Maybe it was the recent election of Richard Nixon to the White House that left me looking to the past rather than to the future in 1974. That was the year I published Honest Abe’s Honest Almanac. The little book was, as its subtitle promises, “a cornucopia of amazing facts, useful wisdom and amusing anecdotes concerning the social, political, economic, recreational, educational and cultural life of Springfield, Illinois, past and present.” Among those amazing facts was this one, which appeared on page 29: “The Mason-Dixon Line, which has traditionally been considered the boundary line between the Northern and Southern states in the U.S., passes just 4.56 miles due south of the Illinois statehouse… .”
The line was surveyed by Charles Mason and Jeremiah Dixon in the 1760s, in part to define a segment of the border between colonial Pennsylvania and Maryland. The precise location of the line varies slightly, depending on where along its length one measures it, but 39 degrees 43 minues 20 seconds north latitide is close. Were that line extended westward across Illinois it would run roughly midway between I-72 and Woodside Road. That puts much of Lake Springfield in what we could call the Shallow South, including the old Bridgeview Beach. Maybe that’s why the city fathers chose that part of the lake for the city’s blacks-only swimming beach in 1935.
Ordinarily such trivia would be expected to linger in the public memory no longer than the paper it was printed on, which being newsprint, would not have been very long. However, the odd coincidence of Lincoln’s hometown being within spittin’ distance of the South proved as irresistible to others as it did to me 36 years ago. The Web site of the Springfield Convention and Visitors Bureau, for instance, passes it on intact: “This traditional boundary between North and South passes less than five miles south of the Old State Capitol.” The travel advisor at Ehow.com, the Web how-to site, in contrast shows a Blagovian indifference to facts in its version. “Go 5 miles south of Springfield to find the famed Mason-Dixon line,” it reads, “the boundary that separated the North from the South during the slavery era.” The directions overshoot the actual location by nearly a half-mile and are vague about the point from which the distance is to be measured, and there is no marker or monument to see there anyway.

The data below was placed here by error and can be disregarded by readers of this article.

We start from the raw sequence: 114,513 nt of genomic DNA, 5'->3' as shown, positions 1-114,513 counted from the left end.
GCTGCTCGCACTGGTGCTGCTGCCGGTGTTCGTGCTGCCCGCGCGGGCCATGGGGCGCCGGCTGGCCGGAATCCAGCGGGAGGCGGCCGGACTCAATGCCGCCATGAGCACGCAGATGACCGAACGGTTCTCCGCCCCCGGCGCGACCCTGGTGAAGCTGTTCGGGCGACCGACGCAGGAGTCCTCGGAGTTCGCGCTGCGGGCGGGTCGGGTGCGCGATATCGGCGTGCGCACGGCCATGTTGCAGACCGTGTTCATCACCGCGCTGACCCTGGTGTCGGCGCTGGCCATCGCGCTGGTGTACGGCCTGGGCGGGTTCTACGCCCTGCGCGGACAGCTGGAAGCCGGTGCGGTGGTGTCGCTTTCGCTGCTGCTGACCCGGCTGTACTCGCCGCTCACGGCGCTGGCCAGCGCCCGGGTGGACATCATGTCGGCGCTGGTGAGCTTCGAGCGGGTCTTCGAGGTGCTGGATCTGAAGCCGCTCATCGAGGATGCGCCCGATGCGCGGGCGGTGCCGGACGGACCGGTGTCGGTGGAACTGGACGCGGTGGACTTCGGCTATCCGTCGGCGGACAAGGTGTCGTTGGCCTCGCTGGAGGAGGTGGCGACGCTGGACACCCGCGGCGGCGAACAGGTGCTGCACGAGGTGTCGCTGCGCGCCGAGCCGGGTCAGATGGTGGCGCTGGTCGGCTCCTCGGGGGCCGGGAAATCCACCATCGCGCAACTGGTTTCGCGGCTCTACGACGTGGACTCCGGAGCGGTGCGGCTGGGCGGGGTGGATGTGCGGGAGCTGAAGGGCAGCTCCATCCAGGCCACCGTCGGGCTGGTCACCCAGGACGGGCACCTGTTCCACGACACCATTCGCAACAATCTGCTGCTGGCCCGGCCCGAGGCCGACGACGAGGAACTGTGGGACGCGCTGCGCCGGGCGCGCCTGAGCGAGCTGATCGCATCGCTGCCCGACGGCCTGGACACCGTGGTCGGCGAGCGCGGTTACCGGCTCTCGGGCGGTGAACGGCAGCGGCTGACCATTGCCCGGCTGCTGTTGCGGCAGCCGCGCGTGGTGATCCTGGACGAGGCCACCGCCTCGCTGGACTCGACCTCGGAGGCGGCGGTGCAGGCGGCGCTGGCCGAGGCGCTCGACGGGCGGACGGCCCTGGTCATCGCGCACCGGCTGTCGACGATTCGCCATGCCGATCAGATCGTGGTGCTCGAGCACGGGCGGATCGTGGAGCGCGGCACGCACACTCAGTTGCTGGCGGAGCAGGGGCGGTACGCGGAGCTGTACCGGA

I wrote that the Mason-Dixon Line was “traditionally” considered the boundary line between the Northern and Southern states, but failed to point out that the tradition was hooey. The original line was drawn to settle the boundaries of two adjacent royal land grants, not to define regions of the not-yet-born United States.
Decades after it was surveyed, the term “Mason-Dixon Line,” if not the line itself, came into general use to denote the border in one of our great national contests. But which border? The term has been used, indeed is still used, to distinguish Northern and Southern states, Union and the Confederate states and free states and slave states. Each of these groups comprise different states, so the boundaries that divide them vary, but the actual Mason-Dixon Line traces the route of none of them.
To the extent that a north-south boundary was officially described, it was in the Missouri Compromise of 1820. That batch of congressional fudge banned the introduction of slavery into new territories carved out of the Louisiana Purchase that lay north of 36 degrees 30 minutes latitude. That line runs miles south of the Mason-Dixon Line, so far south that it skirts Illinois altogether.
Calling the original Mason-Dixon Line the boundary between North and South thus is like saying that Fifth Street marks the boundary between Democratic and Republican Springfield. So why include it in an almanac of historical facts? Because — as so often happens — what the actual Mason-Dixon Line was matters less than what it was employed to mean. For instance, the near presence of that line of latitude was a useful rhetorical device, a way to suggest by shorthand a complex phenomenon. “Springfield is a northern city,” I wrote in the almanac, “but just barely, a fact that has shaped our history in more ways than one.” The rivers that then served Illinois as highways all penetrated the state’s interior from the South, which made central Illinois convenient to settlers from Kentucky, Tennessee and the rest of the upland South. From its beginning, then, Springfield might have been the capital of a great Northern state, but it was, in its racial attitudes, its political culture, even its preferences in urban form, a deeply Southern place. Not because of a line on the map, but because of its history.
Note: Honest Abe’s Honest Almanac can be downloaded free by anyone with a computer internet link and more time to waste than is healthy, at http://www.archive.org/details/honestabeshonest00kroh
Contact James Krohe Jr. at [email protected]